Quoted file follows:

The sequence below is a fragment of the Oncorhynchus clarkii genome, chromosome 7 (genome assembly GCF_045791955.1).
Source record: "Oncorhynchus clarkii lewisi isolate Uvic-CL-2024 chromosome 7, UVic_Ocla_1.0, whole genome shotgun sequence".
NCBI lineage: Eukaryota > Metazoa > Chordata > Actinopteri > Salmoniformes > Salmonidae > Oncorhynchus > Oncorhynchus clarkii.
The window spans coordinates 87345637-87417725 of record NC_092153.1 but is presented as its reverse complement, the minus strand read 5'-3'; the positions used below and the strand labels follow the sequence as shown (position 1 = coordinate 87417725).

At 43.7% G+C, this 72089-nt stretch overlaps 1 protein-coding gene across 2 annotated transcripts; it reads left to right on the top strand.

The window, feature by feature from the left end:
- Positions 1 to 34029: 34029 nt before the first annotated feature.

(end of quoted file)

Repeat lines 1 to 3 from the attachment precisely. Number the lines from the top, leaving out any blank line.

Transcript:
The sequence below is a fragment of the Oncorhynchus clarkii genome, chromosome 7 (genome assembly GCF_045791955.1).
Source record: "Oncorhynchus clarkii lewisi isolate Uvic-CL-2024 chromosome 7, UVic_Ocla_1.0, whole genome shotgun sequence".
NCBI lineage: Eukaryota > Metazoa > Chordata > Actinopteri > Salmoniformes > Salmonidae > Oncorhynchus > Oncorhynchus clarkii.